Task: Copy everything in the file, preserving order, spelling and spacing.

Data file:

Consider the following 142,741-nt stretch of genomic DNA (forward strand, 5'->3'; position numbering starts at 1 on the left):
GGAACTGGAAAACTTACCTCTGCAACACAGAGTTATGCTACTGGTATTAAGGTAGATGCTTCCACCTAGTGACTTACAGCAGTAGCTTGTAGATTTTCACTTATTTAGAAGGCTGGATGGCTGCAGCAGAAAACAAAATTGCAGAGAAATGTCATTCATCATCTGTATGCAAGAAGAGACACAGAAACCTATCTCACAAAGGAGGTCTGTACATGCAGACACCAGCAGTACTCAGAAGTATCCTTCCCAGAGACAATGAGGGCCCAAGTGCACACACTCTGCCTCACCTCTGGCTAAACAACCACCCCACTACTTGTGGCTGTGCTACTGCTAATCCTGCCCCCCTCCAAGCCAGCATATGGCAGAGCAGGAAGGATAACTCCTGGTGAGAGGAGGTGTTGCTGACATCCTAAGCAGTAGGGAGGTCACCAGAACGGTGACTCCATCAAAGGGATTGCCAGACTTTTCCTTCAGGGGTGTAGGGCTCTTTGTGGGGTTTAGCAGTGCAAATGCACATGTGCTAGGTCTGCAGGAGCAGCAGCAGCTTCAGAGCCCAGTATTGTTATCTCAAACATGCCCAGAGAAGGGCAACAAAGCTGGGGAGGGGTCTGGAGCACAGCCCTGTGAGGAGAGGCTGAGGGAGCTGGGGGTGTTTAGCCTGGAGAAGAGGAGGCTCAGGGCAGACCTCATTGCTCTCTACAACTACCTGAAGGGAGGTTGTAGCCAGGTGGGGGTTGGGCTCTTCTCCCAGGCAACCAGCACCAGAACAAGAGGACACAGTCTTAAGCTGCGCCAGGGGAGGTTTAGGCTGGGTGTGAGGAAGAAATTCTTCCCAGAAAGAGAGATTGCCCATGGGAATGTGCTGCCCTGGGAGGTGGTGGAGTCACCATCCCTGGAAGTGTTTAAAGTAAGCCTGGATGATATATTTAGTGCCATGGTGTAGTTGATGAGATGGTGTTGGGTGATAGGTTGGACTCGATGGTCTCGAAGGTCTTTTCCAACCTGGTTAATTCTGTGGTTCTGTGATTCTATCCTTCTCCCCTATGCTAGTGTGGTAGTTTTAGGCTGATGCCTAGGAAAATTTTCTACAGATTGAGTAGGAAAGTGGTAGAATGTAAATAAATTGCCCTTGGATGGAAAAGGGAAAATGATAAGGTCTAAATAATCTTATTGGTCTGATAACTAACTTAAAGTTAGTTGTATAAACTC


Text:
Consider the following 142,741-nt stretch of genomic DNA (forward strand, 5'->3'; position numbering starts at 1 on the left):
GGAACTGGAAAACTTACCTCTGCAACACAGAGTTATGCTACTGGTATTAAGGTAGATGCTTCCACCTAGTGACTTACAGCAGTAGCTTGTAGATTTTCACTTATTTAGAAGGCTGGATGGCTGCAGCAGAAAACAAAATTGCAGAGAAATGTCATTCATCATCTGTATGCAAGAAGAGACACAGAAACCTATCTCACAAAGGAGGTCTGTACATGCAGACACCAGCAGTACTCAGAAGTATCCTTCCCAGAGACAATGAGGGCCCAAGTGCACACACTCTGCCTCACCTCTGGCTAAACAACCACCCCACTACTTGTGGCTGTGCTACTGCTAATCCTGCCCCCCTCCAAGCCAGCATATGGCAGAGCAGGAAGGATAACTCCTGGTGAGAGGAGGTGTTGCTGACATCCTAAGCAGTAGGGAGGTCACCAGAACGGTGACTCCATCAAAGGGATTGCCAGACTTTTCCTTCAGGGGTGTAGGGCTCTTTGTGGGGTTTAGCAGTGCAAATGCACATGTGCTAGGTCTGCAGGAGCAGCAGCAGCTTCAGAGCCCAGTATTGTTATCTCAAACATGCCCAGAGAAGGGCAACAAAGCTGGGGAGGGGTCTGGAGCACAGCCCTGTGAGGAGAGGCTGAGGGAGCTGGGGGTGTTTAGCCTGGAGAAGAGGAGGCTCAGGGCAGACCTCATTGCTCTCTACAACTACCTGAAGGGAGGTTGTAGCCAGGTGGGGGTTGGGCTCTTCTCCCAGGCAACCAGCACCAGAACAAGAGGACACAGTCTTAAGCTGCGCCAGGGGAGGTTTAGGCTGGGTGTGAGGAAGAAATTCTTCCCAGAAAGAGAGATTGCCCATGGGAATGTGCTGCCCTGGGAGGTGGTGGAGTCACCATCCCTGGAAGTGTTTAAAGTAAGCCTGGATGATATATTTAGTGCCATGGTGTAGTTGATGAGATGGTGTTGGGTGATAGGTTGGACTCGATGGTCTCGAAGGTCTTTTCCAACCTGGTTAATTCTGTGGTTCTGTGATTCTATCCTTCTCCCCTATGCTAGTGTGGTAGTTTTAGGCTGATGCCTAGGAAAATTTTCTACAGATTGAGTAGGAAAGTGGTAGAATGTAAATAAATTGCCCTTGGATGGAAAAGGGAAAATGATAAGGTCTAAATAATCTTATTGGTCTGATAACTAACTTAAAGTTAGTTGTATAAACTC